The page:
Creative time is time spent doing, thinking, moving in a way that brings something into the world. It’s often unstructured, open-ended time that does not have a predetermined outcome. The beauty of creative time is that even if goals are not met, or there are questions unanswered, it is never time wasted. Creative time is its own reward.

People are not given enough creative time. Between the grind of work and social reproduction tasks of cooking, cleaning, childcare, laundry, rest, self care, and more, it is difficult to set aside dedicated time for creative pursuits. Wages for Art(work) is an experimental art project in which participants are compensated for an hour of creative time. The sessions take place during the artist’s working hours and are funded by half of the artist’s hourly wage. The name of this project is inspired by the 70s feminist movement Wages for Housework, which made the political argument that housework and other unpaid labor is a form of work and should be compensated as such.

Since Covid-19, there has been movement towards compensating people for creative time, for example, the guaranteed income for artists program by Creatives Rebuild New York. As well, organizations such as W.A.G.E. and Get Artists Paid have provided resources, created industry baselines, and started conversations to ensure artists receive fair compensation. Wages for Art(work) takes a micro approach to address the issue of uncompensated creative labor. Unlike most artist grant programs, participation in the project has few strings attached; participants are only asked to share a snapshot of their creative time spent for the project’s digital archive.

Wages for Art(work) is an experiment. The goal of the project is to open up space for people to engage with creativity on their own terms. The future of the project is open as well, and will depend heavily on feedback from participants. Ultimately, this project seeks to leverage the artist’s labor power to give creative time back to working people, one hour at a time.

About the Project

Wages for Art(work) is an experimental art project in which participants are compensated for creative time. The project was created by Quinlan Maggio, an artist and tech worker based in Brooklyn, NY. Wages for Art(work) is primarily virtual, with the coworking sessions scheduled online and an archive of participant’s photos living on this website. The project launched on June 16th, 2023, and will run for one year.

How to participate
Participating in Wages for Art(work) is a simple process:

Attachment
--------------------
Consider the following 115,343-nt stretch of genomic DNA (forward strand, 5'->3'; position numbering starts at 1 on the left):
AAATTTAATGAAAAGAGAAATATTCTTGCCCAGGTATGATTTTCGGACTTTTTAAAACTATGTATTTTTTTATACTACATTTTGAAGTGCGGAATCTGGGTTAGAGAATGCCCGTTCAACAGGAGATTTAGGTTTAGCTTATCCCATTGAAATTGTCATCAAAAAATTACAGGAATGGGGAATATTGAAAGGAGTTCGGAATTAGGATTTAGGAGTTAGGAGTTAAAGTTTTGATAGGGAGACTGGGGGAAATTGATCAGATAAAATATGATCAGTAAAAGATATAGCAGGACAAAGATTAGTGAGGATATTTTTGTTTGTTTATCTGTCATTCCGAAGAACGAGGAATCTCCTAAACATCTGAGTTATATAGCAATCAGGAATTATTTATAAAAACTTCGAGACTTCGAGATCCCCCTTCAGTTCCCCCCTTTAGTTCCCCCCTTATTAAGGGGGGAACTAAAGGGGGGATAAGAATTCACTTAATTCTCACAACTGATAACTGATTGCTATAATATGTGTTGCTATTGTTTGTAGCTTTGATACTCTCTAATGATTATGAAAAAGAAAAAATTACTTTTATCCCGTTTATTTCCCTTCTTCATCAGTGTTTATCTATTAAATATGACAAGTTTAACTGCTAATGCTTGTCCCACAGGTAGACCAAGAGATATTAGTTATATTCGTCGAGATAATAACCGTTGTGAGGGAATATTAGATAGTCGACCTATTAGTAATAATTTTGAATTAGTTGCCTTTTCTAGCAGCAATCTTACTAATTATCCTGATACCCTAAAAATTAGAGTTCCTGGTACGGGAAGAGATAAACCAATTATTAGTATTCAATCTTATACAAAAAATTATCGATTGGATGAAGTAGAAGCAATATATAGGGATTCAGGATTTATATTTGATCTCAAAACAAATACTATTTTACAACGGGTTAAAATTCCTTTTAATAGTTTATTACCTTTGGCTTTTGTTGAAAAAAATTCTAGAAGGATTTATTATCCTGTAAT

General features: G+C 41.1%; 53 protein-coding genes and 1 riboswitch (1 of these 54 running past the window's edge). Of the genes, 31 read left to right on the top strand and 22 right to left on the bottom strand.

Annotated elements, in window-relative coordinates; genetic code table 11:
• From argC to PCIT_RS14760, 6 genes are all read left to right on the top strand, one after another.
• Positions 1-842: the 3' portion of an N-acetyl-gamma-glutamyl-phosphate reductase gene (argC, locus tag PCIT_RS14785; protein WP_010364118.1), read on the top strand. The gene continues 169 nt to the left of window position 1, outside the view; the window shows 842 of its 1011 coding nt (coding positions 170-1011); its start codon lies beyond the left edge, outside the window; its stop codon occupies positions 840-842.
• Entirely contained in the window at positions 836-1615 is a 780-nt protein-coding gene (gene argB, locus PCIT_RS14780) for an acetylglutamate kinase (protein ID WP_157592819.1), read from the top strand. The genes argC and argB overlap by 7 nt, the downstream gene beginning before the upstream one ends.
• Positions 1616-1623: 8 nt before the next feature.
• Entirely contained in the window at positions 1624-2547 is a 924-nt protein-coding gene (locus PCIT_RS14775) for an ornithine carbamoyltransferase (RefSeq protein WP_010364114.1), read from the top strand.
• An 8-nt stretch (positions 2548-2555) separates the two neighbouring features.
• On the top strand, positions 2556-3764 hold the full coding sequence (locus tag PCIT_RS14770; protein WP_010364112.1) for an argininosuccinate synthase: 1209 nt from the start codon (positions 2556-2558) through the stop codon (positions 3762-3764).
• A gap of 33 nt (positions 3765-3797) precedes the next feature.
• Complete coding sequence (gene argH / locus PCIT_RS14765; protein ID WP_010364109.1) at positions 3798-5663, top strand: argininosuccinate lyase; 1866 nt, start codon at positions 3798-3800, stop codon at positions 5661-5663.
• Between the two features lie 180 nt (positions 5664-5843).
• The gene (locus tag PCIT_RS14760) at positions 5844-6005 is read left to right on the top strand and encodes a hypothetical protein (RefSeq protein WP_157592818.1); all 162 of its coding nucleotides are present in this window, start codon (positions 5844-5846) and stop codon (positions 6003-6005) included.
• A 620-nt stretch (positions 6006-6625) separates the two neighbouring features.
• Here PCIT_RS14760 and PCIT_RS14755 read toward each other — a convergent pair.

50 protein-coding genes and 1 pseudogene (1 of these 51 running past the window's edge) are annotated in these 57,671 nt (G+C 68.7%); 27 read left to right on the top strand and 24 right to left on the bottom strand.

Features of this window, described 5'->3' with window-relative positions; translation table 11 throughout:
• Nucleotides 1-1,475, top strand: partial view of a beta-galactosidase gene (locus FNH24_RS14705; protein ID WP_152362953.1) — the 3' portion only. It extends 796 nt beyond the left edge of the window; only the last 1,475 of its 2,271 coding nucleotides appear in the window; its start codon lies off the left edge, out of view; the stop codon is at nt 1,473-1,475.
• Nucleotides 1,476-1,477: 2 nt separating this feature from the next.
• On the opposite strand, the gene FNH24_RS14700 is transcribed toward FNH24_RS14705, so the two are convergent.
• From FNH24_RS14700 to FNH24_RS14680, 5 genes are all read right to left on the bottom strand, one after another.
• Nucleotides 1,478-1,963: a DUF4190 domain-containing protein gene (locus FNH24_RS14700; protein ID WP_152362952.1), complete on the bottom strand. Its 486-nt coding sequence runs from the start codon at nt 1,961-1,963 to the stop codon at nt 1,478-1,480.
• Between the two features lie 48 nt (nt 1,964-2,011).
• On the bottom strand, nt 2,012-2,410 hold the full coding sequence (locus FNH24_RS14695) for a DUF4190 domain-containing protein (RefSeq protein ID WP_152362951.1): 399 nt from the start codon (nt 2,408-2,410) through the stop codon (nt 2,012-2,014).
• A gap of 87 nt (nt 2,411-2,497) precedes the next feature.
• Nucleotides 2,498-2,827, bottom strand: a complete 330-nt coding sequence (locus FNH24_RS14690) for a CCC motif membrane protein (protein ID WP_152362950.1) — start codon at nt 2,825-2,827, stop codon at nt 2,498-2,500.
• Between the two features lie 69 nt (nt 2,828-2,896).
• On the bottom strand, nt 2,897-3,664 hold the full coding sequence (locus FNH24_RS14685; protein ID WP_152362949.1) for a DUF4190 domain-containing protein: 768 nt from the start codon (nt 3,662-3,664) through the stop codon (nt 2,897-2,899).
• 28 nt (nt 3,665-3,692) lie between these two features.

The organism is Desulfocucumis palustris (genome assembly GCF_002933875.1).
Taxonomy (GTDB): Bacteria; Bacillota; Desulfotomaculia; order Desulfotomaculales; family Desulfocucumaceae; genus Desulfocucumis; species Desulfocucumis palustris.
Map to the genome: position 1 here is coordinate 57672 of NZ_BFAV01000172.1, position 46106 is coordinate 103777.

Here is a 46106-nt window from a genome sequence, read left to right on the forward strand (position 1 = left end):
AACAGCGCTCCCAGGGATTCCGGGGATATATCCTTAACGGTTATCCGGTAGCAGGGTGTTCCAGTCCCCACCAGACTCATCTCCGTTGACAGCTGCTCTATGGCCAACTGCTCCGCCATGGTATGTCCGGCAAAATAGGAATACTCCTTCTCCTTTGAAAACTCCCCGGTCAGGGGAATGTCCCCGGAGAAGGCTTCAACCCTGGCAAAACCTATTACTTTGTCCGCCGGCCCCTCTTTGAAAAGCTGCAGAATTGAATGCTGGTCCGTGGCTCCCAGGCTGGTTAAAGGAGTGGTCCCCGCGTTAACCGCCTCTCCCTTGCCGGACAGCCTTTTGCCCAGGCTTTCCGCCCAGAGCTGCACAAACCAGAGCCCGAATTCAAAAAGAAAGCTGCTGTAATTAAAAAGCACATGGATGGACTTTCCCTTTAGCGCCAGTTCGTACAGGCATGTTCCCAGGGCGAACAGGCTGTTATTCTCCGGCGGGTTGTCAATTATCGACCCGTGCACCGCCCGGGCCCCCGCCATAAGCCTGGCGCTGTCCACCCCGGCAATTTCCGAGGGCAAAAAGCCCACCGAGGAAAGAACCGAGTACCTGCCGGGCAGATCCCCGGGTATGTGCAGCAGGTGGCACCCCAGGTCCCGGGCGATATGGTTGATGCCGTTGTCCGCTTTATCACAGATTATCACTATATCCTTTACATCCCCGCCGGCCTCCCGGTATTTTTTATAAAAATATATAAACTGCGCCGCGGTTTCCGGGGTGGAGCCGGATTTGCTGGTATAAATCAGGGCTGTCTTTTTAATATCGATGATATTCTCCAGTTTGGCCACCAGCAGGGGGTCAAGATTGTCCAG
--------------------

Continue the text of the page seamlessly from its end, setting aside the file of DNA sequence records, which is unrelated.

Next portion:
1. Sign up for a session here
2. Spend your designated hour in whatever creative way you choose
3. Snap a photo, video, or other form of documentation at the end of your session and upload it to the follow-up email
4. Receive payment

Who can participate
Wages for Art(work) is open to anyone who wants to participate. Participants are generally compensated at the rate of $25/hour, half of the artist’s hourly wage. Participants from a marginalized group (self-identified) are eligible for an additional $25/hour upon completion of the session.

Click here to see the artist’s working schedule
and here to participate in the project.


To participate in a Wages for Art(work) session, select a date and time on the calendar below. Additional instructions will be sent to your email address. Please limit your bookings to once per week.

(Please refresh the page if there is no calendar visible)

The Archive

Participants in Wages for Art(work) can submit images, videos, and other forms of documentation of their creative time to the project’s digtial archive below.


What can I expect when participating in my first Wages for Art(work) coworking session?A Wages for Art(work) session is a completely virtual, self-guided co-working experience. You are invited to use this session in whatever way is creatively generative for you. Some suggestions include (but are not limited to) drawing, painting, sculpting, dancing, cooking, making music, sleeping, walking, calling a friend, writing a letter, meditating, reading, doing nothing, etc. The way you use your creative time will not be tracked or monitored, and all forms of creative time will be compensated. Please keep in mind that you will be asked to upload a snapshot of your creative time after the session, and you may optionally leave written feedback as well.

Is there a Zoom meeting or livestream for my co-working session?
No, there is no virtual meeting or livestream for you to join. The artist will be co-working at their day job during the time of the session, and often has conflicting work meetings during the workday.

Are there any requirements for the documentation of my session?
No, there are no requirements for the photo / video / other documentation of your creative time, nor are you required to appear in documentation yourself. Feel free to send a screenshot, blurry photo, voice memo, or whatever form you are comfortable with.

How and when will I get paid?
You should receive a PayPal link within 24 hours of submitting the session feedback form. Please send an email to if you have not received payment or the feedback form within 24 hours of your session.

Can I book another session in the future?
Yes! Continued participation in the project is highly encouraged. However, please limit your bookings to once per week to allow for plenty of people to participate. Subscribe to the newsletter on the homepage of this website for a biweekly drop of the artist’s coworking schedule.

Who should I contact for additional questions or concerns?
Please reach out to Quinlan at